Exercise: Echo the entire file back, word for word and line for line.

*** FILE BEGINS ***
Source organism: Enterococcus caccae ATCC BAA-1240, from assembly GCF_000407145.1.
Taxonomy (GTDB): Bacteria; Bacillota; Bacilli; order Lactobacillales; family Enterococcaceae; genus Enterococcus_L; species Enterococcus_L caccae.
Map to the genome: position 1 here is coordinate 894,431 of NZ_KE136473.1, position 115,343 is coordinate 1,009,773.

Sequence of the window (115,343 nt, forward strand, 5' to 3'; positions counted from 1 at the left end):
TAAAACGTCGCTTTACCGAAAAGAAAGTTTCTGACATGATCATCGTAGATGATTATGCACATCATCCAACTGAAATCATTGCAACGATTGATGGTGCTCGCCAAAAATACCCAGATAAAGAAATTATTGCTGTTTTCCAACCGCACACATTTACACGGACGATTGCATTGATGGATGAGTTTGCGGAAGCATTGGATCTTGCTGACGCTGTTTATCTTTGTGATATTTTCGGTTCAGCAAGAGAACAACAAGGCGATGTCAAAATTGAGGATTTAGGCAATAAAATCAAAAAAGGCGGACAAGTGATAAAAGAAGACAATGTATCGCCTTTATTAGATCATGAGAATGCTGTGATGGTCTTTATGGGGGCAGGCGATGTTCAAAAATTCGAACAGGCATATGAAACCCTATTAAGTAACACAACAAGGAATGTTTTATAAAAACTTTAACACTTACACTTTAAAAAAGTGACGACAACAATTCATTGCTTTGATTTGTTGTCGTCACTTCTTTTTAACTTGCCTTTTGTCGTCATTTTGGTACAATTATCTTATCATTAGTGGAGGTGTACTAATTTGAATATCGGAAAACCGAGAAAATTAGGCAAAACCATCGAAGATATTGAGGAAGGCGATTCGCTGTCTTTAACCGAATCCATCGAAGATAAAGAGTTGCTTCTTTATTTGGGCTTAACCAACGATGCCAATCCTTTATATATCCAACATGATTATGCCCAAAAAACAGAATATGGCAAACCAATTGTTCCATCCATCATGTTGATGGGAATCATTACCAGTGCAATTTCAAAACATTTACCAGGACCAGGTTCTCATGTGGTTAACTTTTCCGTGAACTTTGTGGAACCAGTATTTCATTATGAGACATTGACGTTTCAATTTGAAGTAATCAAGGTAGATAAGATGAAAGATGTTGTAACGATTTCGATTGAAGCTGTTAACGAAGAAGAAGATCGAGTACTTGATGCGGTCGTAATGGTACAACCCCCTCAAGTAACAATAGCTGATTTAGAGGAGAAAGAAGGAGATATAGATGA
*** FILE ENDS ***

Source organism: Enterococcus caccae ATCC BAA-1240, from assembly GCF_000407145.1.
Taxonomy (GTDB): Bacteria; Bacillota; Bacilli; order Lactobacillales; family Enterococcaceae; genus Enterococcus_L; species Enterococcus_L caccae.
Map to the genome: position 1 here is coordinate 894,431 of NZ_KE136473.1, position 115,343 is coordinate 1,009,773.

Sequence of the window (115,343 nt, forward strand, 5' to 3'; positions counted from 1 at the left end):
TAAAACGTCGCTTTACCGAAAAGAAAGTTTCTGACATGATCATCGTAGATGATTATGCACATCATCCAACTGAAATCATTGCAACGATTGATGGTGCTCGCCAAAAATACCCAGATAAAGAAATTATTGCTGTTTTCCAACCGCACACATTTACACGGACGATTGCATTGATGGATGAGTTTGCGGAAGCATTGGATCTTGCTGACGCTGTTTATCTTTGTGATATTTTCGGTTCAGCAAGAGAACAACAAGGCGATGTCAAAATTGAGGATTTAGGCAATAAAATCAAAAAAGGCGGACAAGTGATAAAAGAAGACAATGTATCGCCTTTATTAGATCATGAGAATGCTGTGATGGTCTTTATGGGGGCAGGCGATGTTCAAAAATTCGAACAGGCATATGAAACCCTATTAAGTAACACAACAAGGAATGTTTTATAAAAACTTTAACACTTACACTTTAAAAAAGTGACGACAACAATTCATTGCTTTGATTTGTTGTCGTCACTTCTTTTTAACTTGCCTTTTGTCGTCATTTTGGTACAATTATCTTATCATTAGTGGAGGTGTACTAATTTGAATATCGGAAAACCGAGAAAATTAGGCAAAACCATCGAAGATATTGAGGAAGGCGATTCGCTGTCTTTAACCGAATCCATCGAAGATAAAGAGTTGCTTCTTTATTTGGGCTTAACCAACGATGCCAATCCTTTATATATCCAACATGATTATGCCCAAAAAACAGAATATGGCAAACCAATTGTTCCATCCATCATGTTGATGGGAATCATTACCAGTGCAATTTCAAAACATTTACCAGGACCAGGTTCTCATGTGGTTAACTTTTCCGTGAACTTTGTGGAACCAGTATTTCATTATGAGACATTGACGTTTCAATTTGAAGTAATCAAGGTAGATAAGATGAAAGATGTTGTAACGATTTCGATTGAAGCTGTTAACGAAGAAGAAGATCGAGTACTTGATGCGGTCGTAATGGTACAACCCCCTCAAGTAACAATAGCTGATTTAGAGGAGAAAGAAGGAGATATAGATGA